Soon, rising to the surface at the end of some Arizona anglers' lines, will be trout with wild and wavy patterns - almost like a tiger. For the first time in Arizona, the Arizona Game and Fish Department will be stocking tiger trout, adding an additional opportunity to your Arizona trout fishing menu.

Scheduled to be stocked in late April or early May, the tiger trout is a brown-brook trout hybrid, and as a result of this forced hybrid cross, will be unable to reproduce. Typically as tiger trout grow - by spring these stockers will average about 10 inches in total length - their wormy patterns become more pronounced.

But don't wait until then - this is still an ideal time of the year to trout fish in Arizona, especially at our Community Fishing Program waters. So, grab a fishing license online if you need one and entice some trout to bite.

Where Arizona Trout Anglers Can Tame The Tigers

The Department acquired around 18,000 tiger trout fingerlings at no cost (besides gas costs used to pick them up) from Utah Division of WIldlife Resources this past July. The trout are being reared at the Tonto Creek Hatchery. The Department plans on stocking the trout into the following Mogollon Rim/White Mountains lakes: Becker, Carnero, Willow Springs and Woods Canyon.

Woods Canyon Lake near Payson, Ariz., will be one lake to receive tiger trout beginning in late spring or early May. Special regulations apply at Becker and Carnero: artificial lure and fly (single barbless hooks) only and, at Carnero, a two-trout daily bag limit. It is catch-and-release only at Becker.

At Woods and Willow Springs, where higher numbers of tiger trout are expected to be stocked, the standard six-trout aggregate bag limit applies. (Bait is allowed.)

How To Catch Tiger Trout

Eye of the tiger – "From what I've read, people typically fly fish for tiger trout and they're pretty aggressive," said Mike Lopez, the Department's Pinetop region Fish Program manager. "They're probably more like a brown, so lures and flies should work well – something imitating a small fish."

In other words, when it comes to angling action, "They're grrrrreat." (Just had to do that.)

Public fishing events are a great way to learn how to fish with your family and friends, or compete in a local tournament and show off your skills.

Often during Arizona Game and Fish Department free fishing clinics, loaner rods are provided, bait is free, and no license is required to those who register. Unplug kids and get them hooked on fishing!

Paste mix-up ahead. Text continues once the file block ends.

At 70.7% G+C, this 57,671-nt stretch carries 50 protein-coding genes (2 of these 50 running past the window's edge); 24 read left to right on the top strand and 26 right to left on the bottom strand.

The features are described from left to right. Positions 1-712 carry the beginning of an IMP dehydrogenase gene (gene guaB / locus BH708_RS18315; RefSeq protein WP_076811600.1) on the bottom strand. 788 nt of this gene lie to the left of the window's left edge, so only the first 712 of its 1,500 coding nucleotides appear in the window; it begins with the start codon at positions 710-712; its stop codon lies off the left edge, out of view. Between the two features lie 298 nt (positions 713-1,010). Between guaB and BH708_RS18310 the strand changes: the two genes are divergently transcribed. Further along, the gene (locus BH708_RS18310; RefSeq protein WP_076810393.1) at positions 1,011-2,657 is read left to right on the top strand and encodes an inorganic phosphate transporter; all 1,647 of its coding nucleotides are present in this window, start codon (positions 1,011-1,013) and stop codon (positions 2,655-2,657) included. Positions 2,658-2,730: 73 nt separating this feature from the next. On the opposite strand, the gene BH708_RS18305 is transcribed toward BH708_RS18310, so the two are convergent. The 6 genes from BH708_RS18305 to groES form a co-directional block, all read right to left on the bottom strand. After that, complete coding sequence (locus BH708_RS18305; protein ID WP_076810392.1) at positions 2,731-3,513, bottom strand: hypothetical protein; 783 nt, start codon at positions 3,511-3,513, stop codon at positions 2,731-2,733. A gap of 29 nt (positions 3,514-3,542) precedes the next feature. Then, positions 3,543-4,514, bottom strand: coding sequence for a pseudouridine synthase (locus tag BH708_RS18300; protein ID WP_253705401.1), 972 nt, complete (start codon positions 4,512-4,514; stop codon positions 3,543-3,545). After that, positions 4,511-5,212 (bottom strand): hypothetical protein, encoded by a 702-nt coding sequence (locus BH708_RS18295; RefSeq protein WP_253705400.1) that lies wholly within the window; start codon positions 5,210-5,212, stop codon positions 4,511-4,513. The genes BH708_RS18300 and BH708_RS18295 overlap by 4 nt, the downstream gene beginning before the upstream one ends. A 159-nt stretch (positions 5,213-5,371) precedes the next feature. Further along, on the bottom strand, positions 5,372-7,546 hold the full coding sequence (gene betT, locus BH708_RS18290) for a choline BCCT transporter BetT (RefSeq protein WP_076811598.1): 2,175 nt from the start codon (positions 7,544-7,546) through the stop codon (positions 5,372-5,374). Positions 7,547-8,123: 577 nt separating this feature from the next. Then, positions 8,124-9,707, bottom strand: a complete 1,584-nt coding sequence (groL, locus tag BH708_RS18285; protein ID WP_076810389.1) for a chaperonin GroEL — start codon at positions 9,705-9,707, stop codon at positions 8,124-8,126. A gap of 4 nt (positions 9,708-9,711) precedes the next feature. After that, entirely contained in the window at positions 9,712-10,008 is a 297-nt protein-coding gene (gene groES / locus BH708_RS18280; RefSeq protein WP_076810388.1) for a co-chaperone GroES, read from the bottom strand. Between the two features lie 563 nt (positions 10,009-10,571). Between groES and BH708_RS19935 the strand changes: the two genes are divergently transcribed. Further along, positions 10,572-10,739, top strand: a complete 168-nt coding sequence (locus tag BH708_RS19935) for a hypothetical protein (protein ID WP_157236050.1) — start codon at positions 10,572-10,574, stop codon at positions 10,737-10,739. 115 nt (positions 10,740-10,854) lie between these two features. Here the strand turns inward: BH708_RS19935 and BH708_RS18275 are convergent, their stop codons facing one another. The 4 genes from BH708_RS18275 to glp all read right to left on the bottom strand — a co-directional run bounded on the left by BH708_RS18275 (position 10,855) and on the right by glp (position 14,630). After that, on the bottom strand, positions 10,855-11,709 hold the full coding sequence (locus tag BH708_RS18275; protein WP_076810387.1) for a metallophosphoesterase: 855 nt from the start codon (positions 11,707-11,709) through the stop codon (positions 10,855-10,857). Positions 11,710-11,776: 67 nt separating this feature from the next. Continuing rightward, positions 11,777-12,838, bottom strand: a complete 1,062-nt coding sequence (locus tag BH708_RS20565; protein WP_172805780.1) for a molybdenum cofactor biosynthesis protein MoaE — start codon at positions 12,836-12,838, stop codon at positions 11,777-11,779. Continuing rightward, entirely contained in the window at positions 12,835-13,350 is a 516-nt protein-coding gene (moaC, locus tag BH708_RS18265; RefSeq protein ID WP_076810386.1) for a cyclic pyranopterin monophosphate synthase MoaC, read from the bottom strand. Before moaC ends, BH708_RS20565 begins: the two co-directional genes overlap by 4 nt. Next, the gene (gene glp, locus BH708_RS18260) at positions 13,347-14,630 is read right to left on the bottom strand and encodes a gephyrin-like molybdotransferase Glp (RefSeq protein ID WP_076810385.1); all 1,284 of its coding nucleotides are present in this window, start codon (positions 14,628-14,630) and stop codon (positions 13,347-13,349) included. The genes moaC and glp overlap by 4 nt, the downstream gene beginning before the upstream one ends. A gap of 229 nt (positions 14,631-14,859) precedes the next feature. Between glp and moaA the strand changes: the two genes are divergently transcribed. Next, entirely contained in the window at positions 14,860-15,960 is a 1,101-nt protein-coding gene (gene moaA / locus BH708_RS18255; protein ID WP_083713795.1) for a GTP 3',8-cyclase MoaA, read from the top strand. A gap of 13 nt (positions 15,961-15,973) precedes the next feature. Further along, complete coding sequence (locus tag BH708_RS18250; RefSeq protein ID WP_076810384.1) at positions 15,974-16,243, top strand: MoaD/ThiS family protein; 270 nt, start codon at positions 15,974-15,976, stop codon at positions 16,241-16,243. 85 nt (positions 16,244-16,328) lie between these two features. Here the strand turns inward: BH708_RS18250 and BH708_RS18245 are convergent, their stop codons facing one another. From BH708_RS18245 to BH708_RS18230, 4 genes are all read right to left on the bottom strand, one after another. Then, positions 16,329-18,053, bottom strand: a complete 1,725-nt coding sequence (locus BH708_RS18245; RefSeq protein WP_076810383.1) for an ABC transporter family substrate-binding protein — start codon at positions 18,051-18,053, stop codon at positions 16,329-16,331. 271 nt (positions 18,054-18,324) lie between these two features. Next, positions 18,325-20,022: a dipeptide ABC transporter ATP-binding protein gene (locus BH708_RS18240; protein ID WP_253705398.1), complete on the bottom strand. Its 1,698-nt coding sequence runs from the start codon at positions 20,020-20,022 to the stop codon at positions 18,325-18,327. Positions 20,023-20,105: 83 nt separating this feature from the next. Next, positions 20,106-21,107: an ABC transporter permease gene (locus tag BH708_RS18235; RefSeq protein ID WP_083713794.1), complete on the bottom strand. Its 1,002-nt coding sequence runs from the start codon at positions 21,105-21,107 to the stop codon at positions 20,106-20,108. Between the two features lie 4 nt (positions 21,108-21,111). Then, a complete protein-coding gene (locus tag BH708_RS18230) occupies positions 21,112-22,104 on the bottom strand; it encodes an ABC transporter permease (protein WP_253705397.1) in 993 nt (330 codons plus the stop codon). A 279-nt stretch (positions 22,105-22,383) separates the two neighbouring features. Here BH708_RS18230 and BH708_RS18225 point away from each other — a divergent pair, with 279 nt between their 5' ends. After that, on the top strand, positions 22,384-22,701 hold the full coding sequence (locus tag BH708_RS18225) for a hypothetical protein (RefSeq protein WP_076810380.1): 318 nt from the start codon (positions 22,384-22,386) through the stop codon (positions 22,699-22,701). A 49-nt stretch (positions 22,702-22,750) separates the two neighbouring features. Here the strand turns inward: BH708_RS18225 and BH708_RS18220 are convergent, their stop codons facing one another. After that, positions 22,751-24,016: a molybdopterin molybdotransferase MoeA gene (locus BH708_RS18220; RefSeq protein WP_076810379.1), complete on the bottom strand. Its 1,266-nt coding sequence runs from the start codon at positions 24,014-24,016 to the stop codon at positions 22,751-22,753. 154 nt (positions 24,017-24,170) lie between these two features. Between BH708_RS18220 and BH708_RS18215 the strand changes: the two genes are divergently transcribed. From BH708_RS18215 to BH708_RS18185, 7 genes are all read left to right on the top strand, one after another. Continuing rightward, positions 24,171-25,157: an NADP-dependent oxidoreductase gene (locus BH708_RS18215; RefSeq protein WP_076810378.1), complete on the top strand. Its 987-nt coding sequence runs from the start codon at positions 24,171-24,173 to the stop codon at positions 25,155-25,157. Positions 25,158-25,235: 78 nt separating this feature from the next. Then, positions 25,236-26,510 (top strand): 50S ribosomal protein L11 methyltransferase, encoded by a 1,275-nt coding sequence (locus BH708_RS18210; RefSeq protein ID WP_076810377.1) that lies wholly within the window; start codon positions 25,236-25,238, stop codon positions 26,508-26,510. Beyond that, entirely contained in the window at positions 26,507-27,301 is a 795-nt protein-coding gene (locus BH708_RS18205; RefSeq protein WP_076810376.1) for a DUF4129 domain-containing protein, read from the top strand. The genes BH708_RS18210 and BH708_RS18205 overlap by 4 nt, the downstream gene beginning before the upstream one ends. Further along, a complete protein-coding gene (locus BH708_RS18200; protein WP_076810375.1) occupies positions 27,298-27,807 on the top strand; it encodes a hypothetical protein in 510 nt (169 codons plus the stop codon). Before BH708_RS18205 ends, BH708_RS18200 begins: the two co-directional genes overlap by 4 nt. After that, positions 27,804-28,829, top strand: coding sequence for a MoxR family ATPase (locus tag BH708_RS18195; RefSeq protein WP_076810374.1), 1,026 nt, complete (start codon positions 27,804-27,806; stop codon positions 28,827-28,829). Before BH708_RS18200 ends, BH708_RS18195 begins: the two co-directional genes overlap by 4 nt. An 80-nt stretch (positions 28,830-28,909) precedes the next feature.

For more information on the following events, please contact the Sport Fishing Education Program at (623) 236-7240.

What: "Just for Kids" Fishing Festival

When: Saturday, Feb. 27, 2016, 8 AM to noon

Where: Kiwanis Lake, 5500 S. Mill Ave., Tempe, 85283

Comments: This family event is co-sponsored by Arizona Game and Fish and Anglers United. Instructors will be on hand to provide loaner rods, as well as bait and fishing information. Come on out and bring the whole family. Fishing licenses are not required for those who register with AZGFD staff during the planned event. See you there!

What: Melrose on 7th Ave. Street Fair

When: Saturday, March 5, 2016, 11 a.m. to 5 p.m.

Where: Phoenix - Melrose District on 7th Avenue at Indian School north to Campbell

Comments: Join us in the Melrose District at the 7th Avenue Street Fair! The Arizona Game and Fish Department will have our kids fishing tank out for a day of fun! Game and Fish volunteers, as well as Phoenix Sportsman's Warehouse staff, will be on hand to assist anglers. Equipment and bait will be provided for this "catch-and-release only" activity. The entire event is free of charge!

Check Weather Reports

Contact: For more information please contact the Sport Fishing Education Program at (623) 236-7240 or visit


What: Take-A-Kid Fishing Day

When: Saturday, Feb. 13, 2016, 10 a..m. – 1:30 p.m.

Where: La Paz County Park , 7350 Riverside Dr., Parker, 85344

Comments: Please join the Arizona Game and Fish Department for the annual Take a Kid Fishing Day at La Paz County Park. Arizona Game and Fish Department will have loaner rods and reels available for use, and bait will be provided. During the clinic hours, individuals may fish without a license once they register with AZGFD. Volunteers will be available to provide assistance to novice anglers.


Reader Comments(0)


Powered by ROAR Online Publication Software from Lions Light Corporation
© Copyright 2024

Rendered 05/21/2024 01:40